The Camry is a staple of Toyota’s lineup in the US, and despite the move away from sedans to SUVs, it’s almost unthinkable that it would ever be killed off. That is not the case with Japanwhere the Camry is reportedly slated to stop selling by the end of 2023.
The report comes from the Nikkeiwhich reported on Thursday that Toyota has already stopped most of the Japanese dealer from placing new orders for the Camry. The model will be phased out from Toyota’s Japanese lineup by the end of the year. The paper also emphasizes that the Camry is still safe in overseas markets, including the US
The plug-pull would end 43 uninterrupted years of the Camry nameplate in Toyota’s home country. The Camry was introduced in Japan in 1980 and in the United States in 1983. At home, however, he was never a big seller like here. According to the Nikkei, Toyota sold 1.3 million Camrys in Japan during its four decades on the market. In comparison, American sales totaled 13 million, a tenfold increase.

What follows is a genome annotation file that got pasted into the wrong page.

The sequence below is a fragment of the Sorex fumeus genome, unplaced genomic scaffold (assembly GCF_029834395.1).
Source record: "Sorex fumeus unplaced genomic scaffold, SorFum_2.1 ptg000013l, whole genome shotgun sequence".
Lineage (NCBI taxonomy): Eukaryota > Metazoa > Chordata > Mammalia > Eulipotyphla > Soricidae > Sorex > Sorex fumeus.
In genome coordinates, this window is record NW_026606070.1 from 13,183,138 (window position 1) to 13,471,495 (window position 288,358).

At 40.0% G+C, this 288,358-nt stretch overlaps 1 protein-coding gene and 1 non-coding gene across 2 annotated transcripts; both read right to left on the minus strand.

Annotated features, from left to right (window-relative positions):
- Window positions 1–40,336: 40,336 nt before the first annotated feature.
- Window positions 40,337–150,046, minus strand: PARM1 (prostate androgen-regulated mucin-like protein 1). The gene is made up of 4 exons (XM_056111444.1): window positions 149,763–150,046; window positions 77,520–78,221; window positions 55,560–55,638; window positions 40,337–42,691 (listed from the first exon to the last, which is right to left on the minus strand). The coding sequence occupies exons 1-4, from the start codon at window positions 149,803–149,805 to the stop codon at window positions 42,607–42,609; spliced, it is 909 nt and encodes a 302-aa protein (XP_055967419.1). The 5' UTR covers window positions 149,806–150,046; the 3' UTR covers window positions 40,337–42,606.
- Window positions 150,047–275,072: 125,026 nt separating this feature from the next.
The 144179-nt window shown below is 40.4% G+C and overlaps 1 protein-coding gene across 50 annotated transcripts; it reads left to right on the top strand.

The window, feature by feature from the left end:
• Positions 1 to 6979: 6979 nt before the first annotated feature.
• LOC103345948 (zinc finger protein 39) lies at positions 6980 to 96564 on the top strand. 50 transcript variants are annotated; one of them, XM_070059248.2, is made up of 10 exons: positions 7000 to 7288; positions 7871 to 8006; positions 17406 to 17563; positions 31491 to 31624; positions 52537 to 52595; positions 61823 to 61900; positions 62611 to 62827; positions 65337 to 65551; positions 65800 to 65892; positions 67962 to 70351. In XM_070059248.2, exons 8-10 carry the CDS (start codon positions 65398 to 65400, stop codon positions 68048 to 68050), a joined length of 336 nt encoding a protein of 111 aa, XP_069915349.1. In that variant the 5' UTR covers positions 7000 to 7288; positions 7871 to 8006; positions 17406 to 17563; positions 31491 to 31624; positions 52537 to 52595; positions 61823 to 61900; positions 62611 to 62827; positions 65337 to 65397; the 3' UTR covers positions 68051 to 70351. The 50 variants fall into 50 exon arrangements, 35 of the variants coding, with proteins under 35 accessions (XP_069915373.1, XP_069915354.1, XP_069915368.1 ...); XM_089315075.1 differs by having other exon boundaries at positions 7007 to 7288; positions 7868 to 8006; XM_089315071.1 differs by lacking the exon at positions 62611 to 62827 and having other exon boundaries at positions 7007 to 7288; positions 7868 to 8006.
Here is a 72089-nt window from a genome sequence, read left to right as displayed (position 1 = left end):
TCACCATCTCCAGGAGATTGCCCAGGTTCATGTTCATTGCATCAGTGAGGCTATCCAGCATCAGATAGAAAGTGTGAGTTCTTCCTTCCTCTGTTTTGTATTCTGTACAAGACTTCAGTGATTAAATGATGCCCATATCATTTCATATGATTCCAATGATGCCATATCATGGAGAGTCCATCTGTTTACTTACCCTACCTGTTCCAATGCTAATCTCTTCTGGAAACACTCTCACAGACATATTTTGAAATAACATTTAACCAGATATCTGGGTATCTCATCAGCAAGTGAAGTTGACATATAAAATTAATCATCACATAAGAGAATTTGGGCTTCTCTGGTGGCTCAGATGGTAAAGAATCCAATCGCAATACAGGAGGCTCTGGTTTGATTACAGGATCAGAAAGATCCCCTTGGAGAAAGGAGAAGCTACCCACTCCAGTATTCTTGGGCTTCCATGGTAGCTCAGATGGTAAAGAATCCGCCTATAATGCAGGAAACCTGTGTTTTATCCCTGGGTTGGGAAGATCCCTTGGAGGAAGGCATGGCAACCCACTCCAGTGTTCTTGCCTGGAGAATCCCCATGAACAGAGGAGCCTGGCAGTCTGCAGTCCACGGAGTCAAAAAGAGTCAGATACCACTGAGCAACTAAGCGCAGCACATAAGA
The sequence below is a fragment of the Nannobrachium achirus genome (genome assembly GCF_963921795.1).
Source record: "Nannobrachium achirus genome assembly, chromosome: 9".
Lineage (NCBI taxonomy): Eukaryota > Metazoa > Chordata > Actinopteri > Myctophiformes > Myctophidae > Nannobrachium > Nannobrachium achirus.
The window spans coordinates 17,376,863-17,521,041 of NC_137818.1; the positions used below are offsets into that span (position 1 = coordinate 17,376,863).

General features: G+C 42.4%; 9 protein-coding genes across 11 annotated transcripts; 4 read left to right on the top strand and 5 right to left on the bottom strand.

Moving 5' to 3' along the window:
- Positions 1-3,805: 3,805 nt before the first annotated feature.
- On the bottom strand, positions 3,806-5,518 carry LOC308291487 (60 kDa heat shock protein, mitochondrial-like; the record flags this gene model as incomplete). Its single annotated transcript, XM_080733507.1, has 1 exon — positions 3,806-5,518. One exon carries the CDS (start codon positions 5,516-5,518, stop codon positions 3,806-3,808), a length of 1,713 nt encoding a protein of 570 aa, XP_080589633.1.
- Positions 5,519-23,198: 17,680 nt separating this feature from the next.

That’s largely because Toyota has offered much more compelling alternatives to Japanese buyers. The Camry was Toyota’s first front-wheel drive offering and was fitted with four-cylinder or V6 engines. However, in Japan, customers could buy one Toyota crown or in later years a Mark X sedan, which was more or less the same size but mostly rear-wheel drive.
The third and fourth generation Camrys were arguably the best. That’s when the Camry began its climb to the top of America’s best-selling car lists. This honor was bestowed on him for four consecutive years from 1997 to 2000. However, these cars were not popular in Japan because they were tailored for the American market. Their larger size puts them in a more expensive category for road taxes and discourages sales.
From 2001, the Japanese Camrys were only offered with four-cylinder engines. The V6 engines were reserved for the Toyota Windom, a platform twin we’d recognize as one Lexus ES. As of 2011, the Japanese Camry was only offered as an A hybridbut that wasn’t enough to stand out in a market full of hybrids.
Today, the reason for the Camry’s demise is a little more obvious. Anyone who guessed SUVs is right according to that Nikkei. Its family rival, the Mark X, was discontinued in 2019, and the Crown has morphed into a quasi-crossover high-altitude sedan. However, the Camry is still sold in over 100 countries and shows no signs of disappearing from those markets. At present.